FULL BRIEFING: Evidence for quasi-detention at the Bibby Stockholm barge

FULL BRIEFING: Evidence for quasi-detention at the Bibby Stockholm barge

This new briefing from One Life To Live compares conditions at the barge site with the 6 features of quasi-detention as outlined by the APPG on Immigration Detention in their December 2021 report.

My strongest feeling is of being humiliated and captured.”

View or download the full briefing.

1. Physical and social isolation

  • The barge is located at a highly secure industrial port, behind highly secure fences and gates, on an island attached to the mainland by a causeway (which closes in bad weather or in cases of accidents).
  • Asylum-seekers are forced to spend most of their time in tiny shared cabins because there is nothing to do and nowhere to go.
  • No one may leave the site on foot. Buses run once an hour, are not 24/7, and can be unreliable.
  • The multi-agency forum (MAF) for the site says it is “in no one’s interests” for asylum-seekers to get off the bus and be free to do what they want, and that the goal is to keep them on the barge.
  • Even with a cohort of 136, WiFi is patchy and asylum-seekers say it’s difficult to make calls or browse the internet.
  • Asylum-seekers may not receive visitors on the barge.
  • All TVs in the cabins have been disconnected. There are TVs in 2 lounges seating 8 people each: that’s two TVs for 506 people.
  • The asylum-seekers know that local racists and neo-nazi groups have made threats against them, and this means they have less confidence in leaving the barge.
  • Intrusive journalists have also made it challenging for them to be on the streets.
  • The barge has become like a ghetto and this has had a very damaging effect on mental health. There was a suicide attempt in August, and a mental health crisis in October which led to a removal from the barge.

2. Military/prison-like nature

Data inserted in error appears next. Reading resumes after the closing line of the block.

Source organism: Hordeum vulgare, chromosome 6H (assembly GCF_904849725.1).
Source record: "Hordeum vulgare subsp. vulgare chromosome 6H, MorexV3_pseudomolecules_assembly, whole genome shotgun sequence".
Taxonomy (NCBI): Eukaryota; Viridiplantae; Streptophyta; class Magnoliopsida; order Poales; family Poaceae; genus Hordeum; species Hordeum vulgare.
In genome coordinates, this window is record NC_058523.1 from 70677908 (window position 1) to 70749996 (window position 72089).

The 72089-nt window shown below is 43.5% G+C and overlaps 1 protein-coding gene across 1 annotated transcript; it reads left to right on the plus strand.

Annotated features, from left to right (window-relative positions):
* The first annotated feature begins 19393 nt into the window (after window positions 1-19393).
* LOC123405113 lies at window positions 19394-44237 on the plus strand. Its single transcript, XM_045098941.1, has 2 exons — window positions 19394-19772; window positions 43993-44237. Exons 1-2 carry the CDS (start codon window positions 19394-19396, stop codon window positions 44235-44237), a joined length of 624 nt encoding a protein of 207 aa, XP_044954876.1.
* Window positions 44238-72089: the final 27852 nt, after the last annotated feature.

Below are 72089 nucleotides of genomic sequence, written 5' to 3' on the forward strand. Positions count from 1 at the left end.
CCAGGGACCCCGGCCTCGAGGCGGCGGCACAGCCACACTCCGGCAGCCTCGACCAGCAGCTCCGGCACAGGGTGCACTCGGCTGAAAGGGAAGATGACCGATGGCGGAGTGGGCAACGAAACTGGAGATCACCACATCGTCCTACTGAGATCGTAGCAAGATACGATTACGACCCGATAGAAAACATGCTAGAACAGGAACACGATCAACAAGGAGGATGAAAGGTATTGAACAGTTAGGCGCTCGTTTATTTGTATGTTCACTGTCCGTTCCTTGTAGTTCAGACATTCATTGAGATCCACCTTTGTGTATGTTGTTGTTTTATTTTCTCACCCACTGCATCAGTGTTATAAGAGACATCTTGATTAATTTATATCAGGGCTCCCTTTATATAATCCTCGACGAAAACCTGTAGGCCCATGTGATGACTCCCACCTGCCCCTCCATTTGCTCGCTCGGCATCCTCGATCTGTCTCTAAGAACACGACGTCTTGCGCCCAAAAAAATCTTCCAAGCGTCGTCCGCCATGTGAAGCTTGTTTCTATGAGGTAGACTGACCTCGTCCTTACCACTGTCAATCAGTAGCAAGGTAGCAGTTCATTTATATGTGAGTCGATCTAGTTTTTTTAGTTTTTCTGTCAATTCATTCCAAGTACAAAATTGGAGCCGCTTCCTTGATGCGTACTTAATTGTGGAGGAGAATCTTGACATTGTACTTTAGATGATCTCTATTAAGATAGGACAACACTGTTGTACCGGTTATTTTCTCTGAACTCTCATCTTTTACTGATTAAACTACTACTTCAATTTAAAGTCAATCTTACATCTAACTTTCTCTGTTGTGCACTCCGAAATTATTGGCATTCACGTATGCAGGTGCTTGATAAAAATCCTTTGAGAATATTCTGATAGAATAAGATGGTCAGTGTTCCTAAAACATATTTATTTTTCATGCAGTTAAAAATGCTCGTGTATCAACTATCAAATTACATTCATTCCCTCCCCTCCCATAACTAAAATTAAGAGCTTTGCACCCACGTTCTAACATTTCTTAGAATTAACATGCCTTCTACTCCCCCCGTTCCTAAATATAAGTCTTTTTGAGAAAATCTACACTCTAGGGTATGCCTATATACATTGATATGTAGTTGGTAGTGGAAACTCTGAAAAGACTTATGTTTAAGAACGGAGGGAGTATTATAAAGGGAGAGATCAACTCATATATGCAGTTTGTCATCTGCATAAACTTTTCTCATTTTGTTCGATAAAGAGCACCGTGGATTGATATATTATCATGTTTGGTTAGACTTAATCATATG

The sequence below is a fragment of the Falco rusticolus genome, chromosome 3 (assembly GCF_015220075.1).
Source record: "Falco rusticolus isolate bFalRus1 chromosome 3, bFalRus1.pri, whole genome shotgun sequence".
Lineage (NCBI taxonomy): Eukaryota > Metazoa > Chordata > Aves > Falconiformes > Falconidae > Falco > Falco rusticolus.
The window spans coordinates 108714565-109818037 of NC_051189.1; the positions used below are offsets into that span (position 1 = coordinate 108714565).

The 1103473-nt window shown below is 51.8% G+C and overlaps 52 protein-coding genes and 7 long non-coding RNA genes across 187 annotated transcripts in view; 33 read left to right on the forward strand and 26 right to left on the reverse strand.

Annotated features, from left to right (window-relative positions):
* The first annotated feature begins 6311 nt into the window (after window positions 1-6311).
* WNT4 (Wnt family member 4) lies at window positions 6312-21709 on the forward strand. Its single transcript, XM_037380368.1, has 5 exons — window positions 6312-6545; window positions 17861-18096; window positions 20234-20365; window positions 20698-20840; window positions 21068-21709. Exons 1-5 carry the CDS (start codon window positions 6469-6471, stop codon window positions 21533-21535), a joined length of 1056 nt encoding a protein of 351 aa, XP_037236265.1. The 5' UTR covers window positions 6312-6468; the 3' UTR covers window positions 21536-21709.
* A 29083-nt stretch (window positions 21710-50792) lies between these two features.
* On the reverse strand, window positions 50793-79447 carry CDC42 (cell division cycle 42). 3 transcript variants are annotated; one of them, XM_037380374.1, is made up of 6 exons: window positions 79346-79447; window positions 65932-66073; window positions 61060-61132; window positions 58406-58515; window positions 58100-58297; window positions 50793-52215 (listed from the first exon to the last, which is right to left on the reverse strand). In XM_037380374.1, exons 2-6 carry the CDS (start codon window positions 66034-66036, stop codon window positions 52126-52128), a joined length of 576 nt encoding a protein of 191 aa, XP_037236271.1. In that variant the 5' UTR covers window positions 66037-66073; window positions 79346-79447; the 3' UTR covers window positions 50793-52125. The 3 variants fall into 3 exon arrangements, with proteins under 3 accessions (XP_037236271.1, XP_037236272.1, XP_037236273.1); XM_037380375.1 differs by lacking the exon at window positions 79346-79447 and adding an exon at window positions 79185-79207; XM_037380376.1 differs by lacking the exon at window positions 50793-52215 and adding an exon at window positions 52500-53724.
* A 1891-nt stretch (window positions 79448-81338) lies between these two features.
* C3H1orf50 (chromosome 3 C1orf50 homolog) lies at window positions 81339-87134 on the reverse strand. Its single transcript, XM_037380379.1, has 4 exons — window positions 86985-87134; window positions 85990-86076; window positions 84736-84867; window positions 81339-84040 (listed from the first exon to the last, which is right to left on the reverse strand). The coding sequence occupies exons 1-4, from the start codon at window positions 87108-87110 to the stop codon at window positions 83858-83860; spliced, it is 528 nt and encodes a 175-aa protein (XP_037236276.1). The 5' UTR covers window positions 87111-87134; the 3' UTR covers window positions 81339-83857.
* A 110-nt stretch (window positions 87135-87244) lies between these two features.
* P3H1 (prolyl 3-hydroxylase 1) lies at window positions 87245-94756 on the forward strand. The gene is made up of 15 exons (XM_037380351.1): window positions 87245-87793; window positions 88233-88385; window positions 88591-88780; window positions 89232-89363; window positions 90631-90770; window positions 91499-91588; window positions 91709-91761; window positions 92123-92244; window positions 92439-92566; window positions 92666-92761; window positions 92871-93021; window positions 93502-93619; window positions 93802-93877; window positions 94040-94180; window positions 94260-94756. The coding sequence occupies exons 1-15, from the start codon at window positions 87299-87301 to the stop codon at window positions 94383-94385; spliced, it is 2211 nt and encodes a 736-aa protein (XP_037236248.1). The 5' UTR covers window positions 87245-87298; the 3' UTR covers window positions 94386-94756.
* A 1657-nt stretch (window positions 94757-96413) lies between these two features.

• The contracted security company provides 18 uniformed staff with military training.
  • There is also a port police force and their vehicles have police markings and light bars.
  • Dorset Police has received £520,000 additional funding for extra security around the site.
  • Asylum-seekers must carry security passes to track whether they are on or off the barge.
  • There is CCTV throughout the barge, the compound and the port area, as well as the surrounding streets.
  • The quayside is surrounded by sharply spiked metal fencing.
  • The small exercise compound is surrounded by 20-foot metal fences and locked gates.
  • Getting on and off the barge, even for a cigarette break, involves airport-style security: x-raying of possessions, body scans, tracking via electronic security passes, and searches.
  • Asylum-seekers who are likely to be back late should take a mobile phone with them, provided by barge staff, in order to be contactable.

3. Shared facilities, lack of privacy and sleep deprivation

  • The barge was designed for 222 people but the eventual asylum-seeker cohort will be 506 plus 40 resident staff. As of mid-November 2023, there were 136 people on board yet one person said the barge already felt crowded.
  • Bunk beds have been used to convert single cabins to twins. Each person has less personal space than the average car parking space.
  • The en suite bathrooms are 5 feet x 5 feet, and lead off the tiny cabins. Using the toilet lacks privacy.
  • Most public spaces on the barge have been converted to dormitories for 4 or 6 people. This means there are very few places to go for peace and quiet or privacy.